Coopers Couch E4: The tougher the season, the higher the potential for scours

The tougher the season, the higher the potential for scours


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Sponsored Content: Calf scours costs the industry more than $23 million per year. Vet Steph Bullen explains how you can protect your herd.

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Story sponsored by Coopers Animal Health.

The Gippsland region in Victoria is one of the single most important districts for Australia’s agricultural sector. 

Famous for its rolling green country side, the local dairy industry produces more than a fifth of all milk in the domestic market and contributes billions of dollars a year to the national economy.

That’s why Denison based vet Steph Bullen is advising many of her clients to adhere to strict management plans in the lead up to calving to ensure better outcomes for animal health.

It’s especially important, she says, to vaccinate the female herd with Coopers Bovilis Rotavec Corona before they’re set to give birth. 

“Controlling calf scours is all about prevention and that means managing the cow in the lead up to calving,” she explained. 

“Calves are essentially born without an immune system. They derive all of their immunity from the colostrum they receive from their mothers and the supplementary colostrum given by farmers within 12 hours of birth. So, you need to make sure the cow is well prepared so they can produce the best possible colostrum for immunity.”

Calf scours is a major problem. The Victorian Farmer’s Federation estimate the disease costs the industry $23 million per year (across southern Australia), placing it in the top 10 economic diseases of cattle.

It is thought around 80 per cent of farms have at least one case per year with 20 per cent of farms experiencing rates of up to 15 to 30 per cent of calves affected.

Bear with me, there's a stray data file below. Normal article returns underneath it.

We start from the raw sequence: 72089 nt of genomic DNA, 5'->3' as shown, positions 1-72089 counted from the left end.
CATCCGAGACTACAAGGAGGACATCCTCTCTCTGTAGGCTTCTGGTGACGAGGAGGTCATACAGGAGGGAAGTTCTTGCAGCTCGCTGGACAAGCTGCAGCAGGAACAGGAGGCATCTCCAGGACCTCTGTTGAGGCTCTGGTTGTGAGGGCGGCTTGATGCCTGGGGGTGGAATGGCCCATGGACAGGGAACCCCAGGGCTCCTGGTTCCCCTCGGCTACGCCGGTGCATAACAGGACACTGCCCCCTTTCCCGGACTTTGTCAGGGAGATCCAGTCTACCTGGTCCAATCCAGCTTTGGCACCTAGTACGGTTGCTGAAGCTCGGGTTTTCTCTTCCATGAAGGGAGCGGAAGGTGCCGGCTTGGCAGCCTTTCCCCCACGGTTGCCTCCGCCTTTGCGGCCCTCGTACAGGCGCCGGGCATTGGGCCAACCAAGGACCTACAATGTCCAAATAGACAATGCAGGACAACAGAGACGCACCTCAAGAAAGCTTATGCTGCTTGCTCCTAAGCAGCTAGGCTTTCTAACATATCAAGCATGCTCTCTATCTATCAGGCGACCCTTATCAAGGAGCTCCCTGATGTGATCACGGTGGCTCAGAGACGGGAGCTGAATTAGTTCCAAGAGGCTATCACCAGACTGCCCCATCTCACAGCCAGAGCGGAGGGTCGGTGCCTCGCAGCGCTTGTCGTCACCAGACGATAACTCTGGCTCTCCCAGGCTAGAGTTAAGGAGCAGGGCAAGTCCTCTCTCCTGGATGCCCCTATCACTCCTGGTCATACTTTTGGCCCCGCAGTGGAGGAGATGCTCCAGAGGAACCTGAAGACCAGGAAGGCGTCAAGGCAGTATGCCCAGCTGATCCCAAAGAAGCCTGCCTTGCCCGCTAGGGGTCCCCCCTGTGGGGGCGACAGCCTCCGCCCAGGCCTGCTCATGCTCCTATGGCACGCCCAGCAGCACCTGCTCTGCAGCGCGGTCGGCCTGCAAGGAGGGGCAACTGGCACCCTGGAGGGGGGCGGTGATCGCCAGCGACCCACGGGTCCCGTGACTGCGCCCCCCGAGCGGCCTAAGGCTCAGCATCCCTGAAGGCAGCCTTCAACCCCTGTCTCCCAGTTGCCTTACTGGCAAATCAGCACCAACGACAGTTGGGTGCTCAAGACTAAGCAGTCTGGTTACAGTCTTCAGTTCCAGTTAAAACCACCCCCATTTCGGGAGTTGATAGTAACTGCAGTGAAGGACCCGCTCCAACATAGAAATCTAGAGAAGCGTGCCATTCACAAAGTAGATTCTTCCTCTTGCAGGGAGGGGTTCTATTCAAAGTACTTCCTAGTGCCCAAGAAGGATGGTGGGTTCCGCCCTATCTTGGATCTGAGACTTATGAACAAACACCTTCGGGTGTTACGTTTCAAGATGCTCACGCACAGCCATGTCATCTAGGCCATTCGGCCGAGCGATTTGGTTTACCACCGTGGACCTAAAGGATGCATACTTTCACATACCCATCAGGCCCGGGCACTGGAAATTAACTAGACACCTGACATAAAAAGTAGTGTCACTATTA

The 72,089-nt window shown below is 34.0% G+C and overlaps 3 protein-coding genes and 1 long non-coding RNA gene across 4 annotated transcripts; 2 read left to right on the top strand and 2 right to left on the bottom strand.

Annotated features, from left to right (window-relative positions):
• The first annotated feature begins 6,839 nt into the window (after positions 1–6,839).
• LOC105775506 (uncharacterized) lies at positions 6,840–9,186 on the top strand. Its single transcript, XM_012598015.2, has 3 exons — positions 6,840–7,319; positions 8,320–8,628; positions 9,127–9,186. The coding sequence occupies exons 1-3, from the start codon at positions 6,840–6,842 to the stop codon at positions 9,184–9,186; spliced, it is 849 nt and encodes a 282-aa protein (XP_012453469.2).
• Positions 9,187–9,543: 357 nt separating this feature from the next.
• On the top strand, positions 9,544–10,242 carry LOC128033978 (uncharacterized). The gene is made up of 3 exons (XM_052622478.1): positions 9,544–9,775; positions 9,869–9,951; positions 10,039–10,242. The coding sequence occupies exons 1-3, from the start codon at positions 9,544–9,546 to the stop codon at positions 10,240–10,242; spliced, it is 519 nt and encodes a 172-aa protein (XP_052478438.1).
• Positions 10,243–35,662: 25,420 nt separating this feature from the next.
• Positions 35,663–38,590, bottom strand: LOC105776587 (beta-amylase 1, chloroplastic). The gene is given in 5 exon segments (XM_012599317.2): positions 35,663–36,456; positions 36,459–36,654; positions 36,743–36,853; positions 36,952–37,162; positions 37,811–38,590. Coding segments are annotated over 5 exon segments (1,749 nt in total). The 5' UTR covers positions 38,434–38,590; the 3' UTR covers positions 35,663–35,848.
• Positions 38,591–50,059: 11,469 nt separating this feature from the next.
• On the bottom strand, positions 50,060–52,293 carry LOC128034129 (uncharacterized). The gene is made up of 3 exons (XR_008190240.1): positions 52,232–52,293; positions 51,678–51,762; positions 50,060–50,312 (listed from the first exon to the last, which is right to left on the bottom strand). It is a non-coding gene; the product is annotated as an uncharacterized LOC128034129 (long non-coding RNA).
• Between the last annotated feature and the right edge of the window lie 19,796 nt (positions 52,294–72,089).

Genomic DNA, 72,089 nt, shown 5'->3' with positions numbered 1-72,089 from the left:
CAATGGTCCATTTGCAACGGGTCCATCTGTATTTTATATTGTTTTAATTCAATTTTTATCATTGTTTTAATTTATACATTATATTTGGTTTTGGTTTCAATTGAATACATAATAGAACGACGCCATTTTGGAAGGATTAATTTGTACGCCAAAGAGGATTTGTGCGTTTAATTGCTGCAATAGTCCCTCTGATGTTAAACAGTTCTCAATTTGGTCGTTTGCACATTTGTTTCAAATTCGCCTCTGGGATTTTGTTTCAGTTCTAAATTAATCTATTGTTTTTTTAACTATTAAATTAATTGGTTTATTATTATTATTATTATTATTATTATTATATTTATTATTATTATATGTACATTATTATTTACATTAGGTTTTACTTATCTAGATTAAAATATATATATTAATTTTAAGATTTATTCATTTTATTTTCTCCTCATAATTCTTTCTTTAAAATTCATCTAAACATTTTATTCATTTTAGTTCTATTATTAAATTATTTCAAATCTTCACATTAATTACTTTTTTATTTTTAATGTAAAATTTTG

A severe case of scours (diarrhoea) can lead to dehydration, malnutrition and in some cases, death

The key cause of scours is inadequate colostrum intake, either in quantity, quality or not being ingested quickly (within 12-24 hours of birth is recommended).

That’s why, Ms Bullen says, vaccination is important to ensure colostrum is high quality and contains the right ingredients to combat calf scours.

“Generally speaking, as soon as animals become nutritionally challenged all diseases tend to rear their heads a little bit more,” she said.

It’s essential to ensure the colostrum is high in immune cells and proteins.

Bovilis Rotavec Corona helps protect against scours caused by enterotoxigenic E.coli pilus type K99; bovine rotaviruses G6 and G10; neonatal enterotoxemia caused by Cl. prefringens Type C and D; and neonatal calf diarrhoea caused by bovine coronaviruses.

According to Agriculture Victoria, up to 40 per cent of calves do not absorb sufficient antibodies within the first 12 to 24 hours of life because of inadequate attention to their colostrum feeding. As such, they’re far more likely to succumb to scours.

They say the quality of colostrum should be routinely monitored and calves not seen drinking must be fed colostrum within their first 6 hours of life.

Other key management strategies include ensuring the calves are not exposed to extreme climates, avoiding over crowding, stress reduction with routine activities, maintaining strict hygiene by sterilising feeding utensils and being on the look out for early signs of scours so you can react quickly.

“I would certainly recommend Bovilis Rotavec Corona,” Ms Bullen said.

“It’s not a silver bullet – there is no one injection that is a fix all for all problems – but… It’s an important piece of the puzzle…

“Using Bovilis Rotavec Corona as part of an overall calf management plan has been demonstrated to produce significant improvements.”

Story sponsored by Coopers Animal Health.

The story Coopers Couch E4: The tougher the season, the higher the potential for scours first appeared on The Land.

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